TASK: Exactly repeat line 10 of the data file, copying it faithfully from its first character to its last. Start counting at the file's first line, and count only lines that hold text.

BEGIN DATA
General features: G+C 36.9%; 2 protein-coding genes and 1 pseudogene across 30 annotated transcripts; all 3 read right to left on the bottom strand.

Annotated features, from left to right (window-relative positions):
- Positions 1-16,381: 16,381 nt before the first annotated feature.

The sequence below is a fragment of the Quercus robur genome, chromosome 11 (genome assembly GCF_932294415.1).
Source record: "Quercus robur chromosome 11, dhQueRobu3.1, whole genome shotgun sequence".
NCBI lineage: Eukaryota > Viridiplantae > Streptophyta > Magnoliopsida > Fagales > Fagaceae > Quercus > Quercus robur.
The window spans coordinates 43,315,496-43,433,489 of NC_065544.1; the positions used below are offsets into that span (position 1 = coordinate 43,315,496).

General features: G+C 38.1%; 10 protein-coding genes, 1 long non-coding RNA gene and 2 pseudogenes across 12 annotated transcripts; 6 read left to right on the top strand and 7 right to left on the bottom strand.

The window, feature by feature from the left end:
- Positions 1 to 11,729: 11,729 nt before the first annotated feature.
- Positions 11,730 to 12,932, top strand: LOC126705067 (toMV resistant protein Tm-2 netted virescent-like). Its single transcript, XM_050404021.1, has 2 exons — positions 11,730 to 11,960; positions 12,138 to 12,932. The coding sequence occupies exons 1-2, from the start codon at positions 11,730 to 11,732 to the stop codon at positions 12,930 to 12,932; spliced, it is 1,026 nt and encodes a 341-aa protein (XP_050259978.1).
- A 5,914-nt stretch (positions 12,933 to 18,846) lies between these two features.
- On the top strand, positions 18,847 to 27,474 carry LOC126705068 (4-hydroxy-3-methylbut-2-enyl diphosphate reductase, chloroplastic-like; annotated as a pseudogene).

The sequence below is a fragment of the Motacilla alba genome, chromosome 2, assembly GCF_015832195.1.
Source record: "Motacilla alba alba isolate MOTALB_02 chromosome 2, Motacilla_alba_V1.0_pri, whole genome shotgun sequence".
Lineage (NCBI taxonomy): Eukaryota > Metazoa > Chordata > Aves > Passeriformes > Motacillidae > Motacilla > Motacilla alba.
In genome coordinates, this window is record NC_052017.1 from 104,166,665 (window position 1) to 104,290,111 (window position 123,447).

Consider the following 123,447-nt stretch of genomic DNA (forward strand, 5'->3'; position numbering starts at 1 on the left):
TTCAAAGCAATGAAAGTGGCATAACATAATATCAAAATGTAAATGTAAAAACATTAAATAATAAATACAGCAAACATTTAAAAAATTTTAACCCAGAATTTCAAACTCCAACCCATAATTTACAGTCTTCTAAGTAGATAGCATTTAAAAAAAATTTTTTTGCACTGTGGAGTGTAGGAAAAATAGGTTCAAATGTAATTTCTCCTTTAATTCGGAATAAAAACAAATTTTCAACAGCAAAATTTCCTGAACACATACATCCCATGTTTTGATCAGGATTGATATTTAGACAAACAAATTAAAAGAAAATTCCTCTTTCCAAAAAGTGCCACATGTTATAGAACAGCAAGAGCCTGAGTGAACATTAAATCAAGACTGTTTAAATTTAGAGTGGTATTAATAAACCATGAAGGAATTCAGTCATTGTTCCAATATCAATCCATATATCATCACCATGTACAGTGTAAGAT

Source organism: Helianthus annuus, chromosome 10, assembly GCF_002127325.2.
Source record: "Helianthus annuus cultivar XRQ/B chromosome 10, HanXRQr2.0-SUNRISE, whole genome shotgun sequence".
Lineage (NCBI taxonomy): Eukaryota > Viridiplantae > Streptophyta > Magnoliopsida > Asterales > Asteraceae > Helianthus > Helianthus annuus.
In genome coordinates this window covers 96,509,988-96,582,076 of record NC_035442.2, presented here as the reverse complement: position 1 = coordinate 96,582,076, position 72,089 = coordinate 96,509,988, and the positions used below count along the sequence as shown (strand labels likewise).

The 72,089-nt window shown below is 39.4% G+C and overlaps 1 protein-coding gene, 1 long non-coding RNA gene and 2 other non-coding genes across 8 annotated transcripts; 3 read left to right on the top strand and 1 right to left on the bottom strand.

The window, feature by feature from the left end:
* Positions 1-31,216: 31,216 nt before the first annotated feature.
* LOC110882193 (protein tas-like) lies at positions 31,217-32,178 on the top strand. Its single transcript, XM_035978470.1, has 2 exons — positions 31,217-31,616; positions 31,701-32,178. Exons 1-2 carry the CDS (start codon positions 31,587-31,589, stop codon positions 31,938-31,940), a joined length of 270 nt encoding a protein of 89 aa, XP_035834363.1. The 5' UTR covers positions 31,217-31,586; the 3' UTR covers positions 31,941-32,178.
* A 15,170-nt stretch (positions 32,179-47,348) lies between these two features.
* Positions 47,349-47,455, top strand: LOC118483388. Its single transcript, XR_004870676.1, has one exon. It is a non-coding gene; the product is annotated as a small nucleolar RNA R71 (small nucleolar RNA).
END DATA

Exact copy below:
- Positions 1 to 11,729: 11,729 nt before the first annotated feature.